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Now you all have me scared.:mrgreen:

When I take mine off soon for a tire change I'll be soaking the nut in penetrating oil for a couple of days and then heating it really well with a torch before turning. That combo might help.
 

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FORUM GODFATHER.....R.I.P. PAT
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The problem is galling, cold pressure micro welds. If it is galled, the nut needs to be cut off. Oil and heat won't make a difference. Chances are it's fine. Just take the nut off normally and apply anti seize to prevent future problems.
 

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I bought a holeshot nut anyway and I'm glad I did. Its been on for about 1500 miles and hasn't moved. I don't have a problem paying a little for something that has been thought out. Once you get the original one off its obvious how flimsy it is. Plus it sounds like a small business and they had great service. So why not.
 

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I also just noticed he's getting 12 dollars for a 1-2$ nut... Don't you guys have hardware stores around? :yikes:
A stainless nut of that size will be more than $1-2 if you can find one at the Depot. Do try shopping locally, just make sure it is stainless.
 

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One solution is to use anti seize on the threads to prevent galling and to lower the torque to 55-60 lb-ft to allow for the lubrication effect. I have yet to hear of a single problem after doing it.
:headbang:I refuse to us GLEE to describe my bike..thats DUMMM:thumbdown:
 

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FORUM GODFATHER.....R.I.P. PAT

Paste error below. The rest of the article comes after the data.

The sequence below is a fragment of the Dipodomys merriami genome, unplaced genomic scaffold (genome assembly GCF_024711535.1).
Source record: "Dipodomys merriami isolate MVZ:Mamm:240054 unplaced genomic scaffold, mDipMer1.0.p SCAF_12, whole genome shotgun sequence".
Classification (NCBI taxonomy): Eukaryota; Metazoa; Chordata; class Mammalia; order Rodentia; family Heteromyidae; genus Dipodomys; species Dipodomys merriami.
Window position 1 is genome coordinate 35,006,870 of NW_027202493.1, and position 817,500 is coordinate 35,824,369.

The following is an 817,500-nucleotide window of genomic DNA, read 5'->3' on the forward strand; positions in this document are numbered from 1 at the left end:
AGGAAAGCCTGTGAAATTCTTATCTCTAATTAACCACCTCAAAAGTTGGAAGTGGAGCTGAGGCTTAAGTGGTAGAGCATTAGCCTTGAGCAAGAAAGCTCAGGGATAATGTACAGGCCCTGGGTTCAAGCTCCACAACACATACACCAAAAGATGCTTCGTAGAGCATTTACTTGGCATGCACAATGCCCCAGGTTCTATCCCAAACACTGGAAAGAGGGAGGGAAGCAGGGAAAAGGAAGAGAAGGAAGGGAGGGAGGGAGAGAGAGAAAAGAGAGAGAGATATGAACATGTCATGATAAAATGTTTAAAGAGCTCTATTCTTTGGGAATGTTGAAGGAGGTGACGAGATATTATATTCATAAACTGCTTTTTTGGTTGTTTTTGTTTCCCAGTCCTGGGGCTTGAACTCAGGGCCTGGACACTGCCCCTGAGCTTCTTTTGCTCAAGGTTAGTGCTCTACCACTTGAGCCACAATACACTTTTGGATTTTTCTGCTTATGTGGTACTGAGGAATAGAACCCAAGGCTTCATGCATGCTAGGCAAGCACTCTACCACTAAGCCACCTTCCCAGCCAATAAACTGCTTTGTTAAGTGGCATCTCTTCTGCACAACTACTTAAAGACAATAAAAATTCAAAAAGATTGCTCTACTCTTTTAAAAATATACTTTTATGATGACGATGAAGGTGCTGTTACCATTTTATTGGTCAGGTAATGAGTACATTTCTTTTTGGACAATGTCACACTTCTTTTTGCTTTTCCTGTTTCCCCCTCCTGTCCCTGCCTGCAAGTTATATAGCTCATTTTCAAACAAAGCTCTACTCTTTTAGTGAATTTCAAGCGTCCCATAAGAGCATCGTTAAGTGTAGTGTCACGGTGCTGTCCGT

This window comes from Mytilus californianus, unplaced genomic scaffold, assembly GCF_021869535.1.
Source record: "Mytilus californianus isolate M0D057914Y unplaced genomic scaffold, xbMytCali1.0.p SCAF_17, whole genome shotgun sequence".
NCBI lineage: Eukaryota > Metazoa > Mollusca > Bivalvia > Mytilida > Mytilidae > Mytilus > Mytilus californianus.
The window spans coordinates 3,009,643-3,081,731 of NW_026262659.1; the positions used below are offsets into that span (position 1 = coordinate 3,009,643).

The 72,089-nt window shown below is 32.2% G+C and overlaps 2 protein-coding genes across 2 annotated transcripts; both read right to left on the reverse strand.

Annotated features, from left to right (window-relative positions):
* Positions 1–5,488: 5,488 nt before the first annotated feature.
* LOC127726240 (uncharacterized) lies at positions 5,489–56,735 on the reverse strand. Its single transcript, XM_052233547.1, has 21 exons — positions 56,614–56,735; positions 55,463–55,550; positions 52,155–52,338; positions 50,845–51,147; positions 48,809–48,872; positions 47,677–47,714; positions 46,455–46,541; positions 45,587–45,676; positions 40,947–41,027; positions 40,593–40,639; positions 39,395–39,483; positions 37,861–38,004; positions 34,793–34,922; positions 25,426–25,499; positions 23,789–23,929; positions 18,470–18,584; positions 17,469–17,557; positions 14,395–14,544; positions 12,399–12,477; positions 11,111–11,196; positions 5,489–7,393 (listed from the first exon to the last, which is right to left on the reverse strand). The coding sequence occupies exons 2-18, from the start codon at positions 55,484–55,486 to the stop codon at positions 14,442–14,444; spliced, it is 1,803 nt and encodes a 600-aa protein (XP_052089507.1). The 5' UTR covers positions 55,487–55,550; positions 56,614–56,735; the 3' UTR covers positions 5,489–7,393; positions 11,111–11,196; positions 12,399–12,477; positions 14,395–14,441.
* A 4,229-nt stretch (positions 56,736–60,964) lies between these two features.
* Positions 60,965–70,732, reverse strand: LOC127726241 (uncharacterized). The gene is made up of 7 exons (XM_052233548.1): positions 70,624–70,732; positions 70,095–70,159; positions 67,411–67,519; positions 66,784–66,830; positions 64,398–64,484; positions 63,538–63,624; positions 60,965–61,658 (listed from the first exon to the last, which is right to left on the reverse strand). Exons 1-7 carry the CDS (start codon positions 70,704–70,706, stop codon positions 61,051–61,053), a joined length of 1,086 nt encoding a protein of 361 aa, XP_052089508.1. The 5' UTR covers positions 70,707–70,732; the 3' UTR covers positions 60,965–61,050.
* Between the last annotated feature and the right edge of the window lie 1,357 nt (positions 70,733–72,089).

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aww crap

So when I adjusted my chain the other day just prior to 600 mile service, I had not read through these forums on the rear axle nut. Being relatively new to the mechanical world, I did put anti sieze on the axle but still torqued it to the 72 ft/lb spec.

have I just ruined my axle?
 

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FORUM GODFATHER.....R.I.P. PAT
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Probably not. Loosen and re-tighten to check.
 

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FORUM GODFATHER.....R.I.P. PAT
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Any good links to explanation of the lubrication effect?
Torque Tips is one. Other sites I've read in the past suggested 80% of dry torque ratings. I tried that and have not heard of a single issue with it.
 

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My rear axle threads stripped around 25,000 miles on my K8 DL650. Always used a torque wrench to 70 ft lbs and made sure the threads were dry. It had me wondering if there were issues with the original axle/threads. The castle nut did not fail. Where I retired from we had run into torque related failures and since then, always torqued dry.